USLN & GA finish planting into ‘dieback affected’ Monaro for 2017

Upper Snowy Landcare Network along with its many on-ground partners and collaborators such as Greening Australia, Monaro Native Tree Nursery, Cooma Correctional Centre and many others are brushing the soil from their gloves for 2017.

This year saw five new 1 ha biodiversity plots planted down to a selection of local native trees and shrubs. Counting the six plots established in 2016 means there are 11 plots now in place to kick start the recovery of lost biodiversity.  With more than 2000 sq kms affected by dieback on the Monaro, these biodiversity plots are a small but important gesture to restore lost habitat.

As many landholders know, Monaro conditions are not friendly to new establishing trees and shrubs and USL have performed plant counts on the plots with mixed results.  More than ever we have learned how critical it is to stick with a planting methodology based on good ground preparation.  In the next couple of months USL will be launching a free step by step tree planting guide to support landholders who take up the challenge of installing their own biodiversity plots.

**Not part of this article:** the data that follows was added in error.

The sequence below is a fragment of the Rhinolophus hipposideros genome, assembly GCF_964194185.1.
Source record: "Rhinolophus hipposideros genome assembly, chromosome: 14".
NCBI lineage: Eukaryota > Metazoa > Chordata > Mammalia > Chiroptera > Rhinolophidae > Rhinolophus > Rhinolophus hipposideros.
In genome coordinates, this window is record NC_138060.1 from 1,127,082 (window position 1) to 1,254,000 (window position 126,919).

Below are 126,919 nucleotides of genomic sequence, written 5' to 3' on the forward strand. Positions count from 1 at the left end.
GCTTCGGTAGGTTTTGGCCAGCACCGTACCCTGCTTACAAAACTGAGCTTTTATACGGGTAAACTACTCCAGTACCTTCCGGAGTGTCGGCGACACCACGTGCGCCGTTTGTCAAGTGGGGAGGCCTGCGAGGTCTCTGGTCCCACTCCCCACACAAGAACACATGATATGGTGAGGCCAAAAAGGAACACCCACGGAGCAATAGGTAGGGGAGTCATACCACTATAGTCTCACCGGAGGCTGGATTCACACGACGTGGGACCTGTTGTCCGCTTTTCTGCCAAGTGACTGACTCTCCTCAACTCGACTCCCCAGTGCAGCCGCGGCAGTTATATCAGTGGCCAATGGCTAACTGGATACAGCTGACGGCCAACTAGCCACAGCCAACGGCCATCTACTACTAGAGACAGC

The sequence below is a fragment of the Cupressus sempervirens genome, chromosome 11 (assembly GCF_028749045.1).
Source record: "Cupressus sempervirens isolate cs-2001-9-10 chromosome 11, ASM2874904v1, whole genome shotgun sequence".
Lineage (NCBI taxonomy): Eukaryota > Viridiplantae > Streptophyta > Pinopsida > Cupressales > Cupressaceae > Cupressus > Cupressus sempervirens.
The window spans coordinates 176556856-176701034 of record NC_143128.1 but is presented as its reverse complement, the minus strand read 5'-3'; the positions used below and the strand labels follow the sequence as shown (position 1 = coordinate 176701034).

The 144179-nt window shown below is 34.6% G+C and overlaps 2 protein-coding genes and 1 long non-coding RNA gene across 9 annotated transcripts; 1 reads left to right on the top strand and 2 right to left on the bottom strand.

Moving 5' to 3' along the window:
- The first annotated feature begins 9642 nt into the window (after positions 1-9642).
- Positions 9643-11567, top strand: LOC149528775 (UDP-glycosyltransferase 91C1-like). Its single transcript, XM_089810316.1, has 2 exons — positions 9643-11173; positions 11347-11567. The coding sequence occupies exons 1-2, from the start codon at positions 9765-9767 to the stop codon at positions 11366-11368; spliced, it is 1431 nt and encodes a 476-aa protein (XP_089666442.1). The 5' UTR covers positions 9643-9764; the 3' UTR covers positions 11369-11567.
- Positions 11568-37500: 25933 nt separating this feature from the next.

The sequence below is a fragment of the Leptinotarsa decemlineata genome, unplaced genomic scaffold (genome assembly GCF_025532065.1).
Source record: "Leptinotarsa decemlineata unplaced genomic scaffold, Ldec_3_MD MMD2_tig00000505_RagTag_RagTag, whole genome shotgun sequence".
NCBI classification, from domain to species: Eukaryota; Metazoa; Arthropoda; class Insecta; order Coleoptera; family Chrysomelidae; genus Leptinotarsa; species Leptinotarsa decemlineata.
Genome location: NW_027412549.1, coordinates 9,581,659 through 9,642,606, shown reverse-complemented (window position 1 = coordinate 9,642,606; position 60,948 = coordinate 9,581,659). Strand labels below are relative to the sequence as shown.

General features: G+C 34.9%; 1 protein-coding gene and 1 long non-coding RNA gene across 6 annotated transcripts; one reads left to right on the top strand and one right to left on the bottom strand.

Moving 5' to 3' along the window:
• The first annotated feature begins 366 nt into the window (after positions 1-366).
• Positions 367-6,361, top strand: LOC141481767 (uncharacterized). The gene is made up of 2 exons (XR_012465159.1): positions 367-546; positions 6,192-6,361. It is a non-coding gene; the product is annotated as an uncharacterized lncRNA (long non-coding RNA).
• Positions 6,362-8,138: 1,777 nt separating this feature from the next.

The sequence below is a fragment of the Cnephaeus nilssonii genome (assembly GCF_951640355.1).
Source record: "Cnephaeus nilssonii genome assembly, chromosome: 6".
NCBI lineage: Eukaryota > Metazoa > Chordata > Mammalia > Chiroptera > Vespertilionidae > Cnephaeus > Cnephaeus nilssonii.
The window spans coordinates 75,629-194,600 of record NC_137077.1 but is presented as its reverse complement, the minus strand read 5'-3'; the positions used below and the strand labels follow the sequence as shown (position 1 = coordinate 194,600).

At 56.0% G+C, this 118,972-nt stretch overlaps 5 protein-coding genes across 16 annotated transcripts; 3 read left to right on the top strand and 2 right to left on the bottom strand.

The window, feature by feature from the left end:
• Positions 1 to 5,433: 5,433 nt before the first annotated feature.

Shane Trengove the USL Chair says, “the significant advantage of the 11 plots at this stage is in developing our knowledge and skills to continually test best practice methods for getting trees and shrubs to survive and grow in our tricky climate.  Our future wish is to then see many Monaro landholders install their own biodiversity plots and as a result restore significant habitat connectivity.  We trust our tree planting guide will help with this goal”.

In conjunction to this work, Greening Australia under its Bush Connect project are planning to approach the dieback issue by testing survival and growth of different provenances of E. viminalis using seed collected from a wide range of locations including warmer and drier regions of south-eastern Australia.  GA will plant these seedlings next year in trial plots within the dieback area on the Monaro.

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